The class of patients who came to the institution was described by E. S. Ballenger:5BIO 368.7

    A large proportion of them were people of culture and influence. Among them were judges, Senators, civil and army officers. These people are hungry for something they cannot find in the world and there is no better means of reaching them with the message than to gather them into our sanitariums where the Spirit of God prevails, where they may attend family worship, prayer meetings, and Sabbath services.5BIO 368.8

    For the first two months after patients were admitted, all the treatments were given in a small room only about eight by thirteen feet. At times we were so crowded that some of the patients were obliged to wait until ten o'clock at night. These inconveniences were cheerfully endured as long as the guests knew we were unable to provide better, and knowing that we expected to build new bathrooms as soon as we were able.—DF 2a, E. S. Ballenger, “The First Patients at the Paradise Valley Sanitarium.”5BIO 369.1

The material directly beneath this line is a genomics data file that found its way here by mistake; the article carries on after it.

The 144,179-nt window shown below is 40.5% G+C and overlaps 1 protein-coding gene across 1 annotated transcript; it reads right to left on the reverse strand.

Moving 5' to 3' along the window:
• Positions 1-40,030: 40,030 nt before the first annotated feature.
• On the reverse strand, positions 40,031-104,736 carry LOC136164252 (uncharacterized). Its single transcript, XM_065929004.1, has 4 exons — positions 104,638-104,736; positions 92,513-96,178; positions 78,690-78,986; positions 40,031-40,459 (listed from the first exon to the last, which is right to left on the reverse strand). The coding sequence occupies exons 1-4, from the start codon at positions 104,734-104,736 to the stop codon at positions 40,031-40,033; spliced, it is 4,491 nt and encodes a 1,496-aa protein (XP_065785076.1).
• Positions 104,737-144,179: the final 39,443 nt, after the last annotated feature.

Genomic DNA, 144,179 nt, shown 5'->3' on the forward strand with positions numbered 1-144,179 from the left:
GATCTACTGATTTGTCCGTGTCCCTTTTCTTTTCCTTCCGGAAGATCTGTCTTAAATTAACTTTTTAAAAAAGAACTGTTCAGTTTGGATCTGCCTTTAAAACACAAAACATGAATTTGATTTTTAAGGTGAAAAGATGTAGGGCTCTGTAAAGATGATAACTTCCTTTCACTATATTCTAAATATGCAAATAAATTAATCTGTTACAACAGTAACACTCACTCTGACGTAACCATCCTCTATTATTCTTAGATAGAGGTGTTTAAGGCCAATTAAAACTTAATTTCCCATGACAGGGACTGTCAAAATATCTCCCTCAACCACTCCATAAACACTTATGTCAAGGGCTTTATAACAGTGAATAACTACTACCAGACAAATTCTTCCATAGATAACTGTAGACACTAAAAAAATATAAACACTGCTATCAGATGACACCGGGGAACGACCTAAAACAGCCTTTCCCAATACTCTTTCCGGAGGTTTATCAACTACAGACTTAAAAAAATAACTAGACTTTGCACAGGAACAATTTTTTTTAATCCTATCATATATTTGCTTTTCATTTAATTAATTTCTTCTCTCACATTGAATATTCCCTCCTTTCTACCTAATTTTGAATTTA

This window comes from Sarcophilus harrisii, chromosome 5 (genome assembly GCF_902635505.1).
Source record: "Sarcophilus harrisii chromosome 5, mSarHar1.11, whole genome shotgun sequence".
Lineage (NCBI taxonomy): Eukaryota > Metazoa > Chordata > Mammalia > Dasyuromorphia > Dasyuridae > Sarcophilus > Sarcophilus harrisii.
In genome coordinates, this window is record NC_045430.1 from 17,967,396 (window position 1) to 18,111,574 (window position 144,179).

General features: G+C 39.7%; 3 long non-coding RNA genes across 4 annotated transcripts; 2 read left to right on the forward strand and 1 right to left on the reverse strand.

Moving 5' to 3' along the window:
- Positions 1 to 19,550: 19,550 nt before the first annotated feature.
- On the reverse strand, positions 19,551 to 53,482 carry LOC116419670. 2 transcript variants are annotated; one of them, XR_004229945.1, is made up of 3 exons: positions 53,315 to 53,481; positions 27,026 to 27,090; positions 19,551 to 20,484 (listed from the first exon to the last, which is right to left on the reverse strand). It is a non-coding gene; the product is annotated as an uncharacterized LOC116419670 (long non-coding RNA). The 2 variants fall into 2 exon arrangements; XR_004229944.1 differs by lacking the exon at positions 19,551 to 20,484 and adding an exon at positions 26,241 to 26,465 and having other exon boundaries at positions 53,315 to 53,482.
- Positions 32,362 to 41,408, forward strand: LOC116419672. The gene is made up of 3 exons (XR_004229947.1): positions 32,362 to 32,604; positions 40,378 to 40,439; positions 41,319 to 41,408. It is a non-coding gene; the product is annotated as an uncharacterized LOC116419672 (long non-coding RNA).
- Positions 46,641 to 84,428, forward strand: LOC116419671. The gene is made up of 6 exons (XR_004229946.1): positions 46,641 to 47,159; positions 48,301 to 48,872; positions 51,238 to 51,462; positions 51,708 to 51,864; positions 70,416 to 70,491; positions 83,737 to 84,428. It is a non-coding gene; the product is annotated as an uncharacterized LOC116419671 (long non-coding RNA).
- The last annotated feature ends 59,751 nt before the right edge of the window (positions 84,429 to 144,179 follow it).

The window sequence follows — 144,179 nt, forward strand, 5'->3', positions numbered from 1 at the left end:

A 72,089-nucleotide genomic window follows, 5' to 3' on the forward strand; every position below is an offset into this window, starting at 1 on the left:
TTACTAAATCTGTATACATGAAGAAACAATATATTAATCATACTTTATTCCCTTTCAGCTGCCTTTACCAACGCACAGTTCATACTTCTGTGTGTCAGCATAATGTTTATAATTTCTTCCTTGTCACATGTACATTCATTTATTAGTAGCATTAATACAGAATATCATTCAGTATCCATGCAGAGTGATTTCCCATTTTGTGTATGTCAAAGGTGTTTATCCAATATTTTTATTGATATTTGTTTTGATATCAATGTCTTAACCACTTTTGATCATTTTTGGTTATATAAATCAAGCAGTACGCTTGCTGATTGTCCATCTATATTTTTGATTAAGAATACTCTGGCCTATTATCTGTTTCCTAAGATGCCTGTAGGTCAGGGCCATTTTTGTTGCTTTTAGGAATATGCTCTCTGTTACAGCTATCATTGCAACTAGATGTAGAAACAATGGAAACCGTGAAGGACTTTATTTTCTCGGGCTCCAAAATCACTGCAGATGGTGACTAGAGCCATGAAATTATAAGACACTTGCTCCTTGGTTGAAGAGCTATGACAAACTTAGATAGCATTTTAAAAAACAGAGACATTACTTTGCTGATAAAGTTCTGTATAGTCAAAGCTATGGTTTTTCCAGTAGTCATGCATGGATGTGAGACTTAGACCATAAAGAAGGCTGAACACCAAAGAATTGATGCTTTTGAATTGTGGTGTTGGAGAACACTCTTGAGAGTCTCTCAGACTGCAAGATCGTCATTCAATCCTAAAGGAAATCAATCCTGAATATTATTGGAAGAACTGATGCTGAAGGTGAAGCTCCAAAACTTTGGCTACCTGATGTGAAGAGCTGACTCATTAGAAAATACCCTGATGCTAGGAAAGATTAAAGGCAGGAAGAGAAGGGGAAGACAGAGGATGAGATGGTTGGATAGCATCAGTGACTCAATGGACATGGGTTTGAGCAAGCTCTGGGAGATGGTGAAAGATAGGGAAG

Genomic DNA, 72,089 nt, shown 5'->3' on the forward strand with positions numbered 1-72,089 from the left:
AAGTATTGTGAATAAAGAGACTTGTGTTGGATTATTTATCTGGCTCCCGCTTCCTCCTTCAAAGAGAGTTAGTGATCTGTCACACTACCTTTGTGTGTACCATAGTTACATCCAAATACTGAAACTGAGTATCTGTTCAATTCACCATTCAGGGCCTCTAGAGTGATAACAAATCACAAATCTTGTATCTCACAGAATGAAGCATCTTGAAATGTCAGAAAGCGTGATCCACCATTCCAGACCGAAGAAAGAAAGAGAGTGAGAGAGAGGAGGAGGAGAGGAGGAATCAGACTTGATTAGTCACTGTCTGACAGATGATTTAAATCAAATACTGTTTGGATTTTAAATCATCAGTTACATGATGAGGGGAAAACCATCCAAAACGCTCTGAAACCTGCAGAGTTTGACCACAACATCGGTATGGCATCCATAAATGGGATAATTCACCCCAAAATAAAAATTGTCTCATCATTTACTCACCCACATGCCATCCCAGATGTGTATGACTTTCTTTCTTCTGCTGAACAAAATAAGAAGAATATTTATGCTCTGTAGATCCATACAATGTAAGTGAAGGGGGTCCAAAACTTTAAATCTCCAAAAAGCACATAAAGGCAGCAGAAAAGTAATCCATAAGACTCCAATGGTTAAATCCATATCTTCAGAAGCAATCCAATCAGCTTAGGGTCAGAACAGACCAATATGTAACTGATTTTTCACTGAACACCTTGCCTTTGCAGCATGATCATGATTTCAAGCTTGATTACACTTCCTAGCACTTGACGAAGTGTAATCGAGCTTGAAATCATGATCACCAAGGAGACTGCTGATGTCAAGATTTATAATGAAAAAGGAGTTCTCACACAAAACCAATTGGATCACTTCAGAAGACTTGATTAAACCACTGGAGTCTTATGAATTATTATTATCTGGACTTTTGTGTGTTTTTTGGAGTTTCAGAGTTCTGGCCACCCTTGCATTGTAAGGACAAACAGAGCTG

As to the organization for handling the business of the newly established Sanitarium, various propositions were made and discussed, and counsel was sought of the conference brethren. It was finally decided to establish a stock company, not for profit but for managing the business and to encourage those who could do so to make an investment in the institution. This plan was followed with some adjustments during the next two or three years until the Southern California Conference was in a position to take over the management and responsibility of the Paradise Valley Sanitarium.5BIO 369.2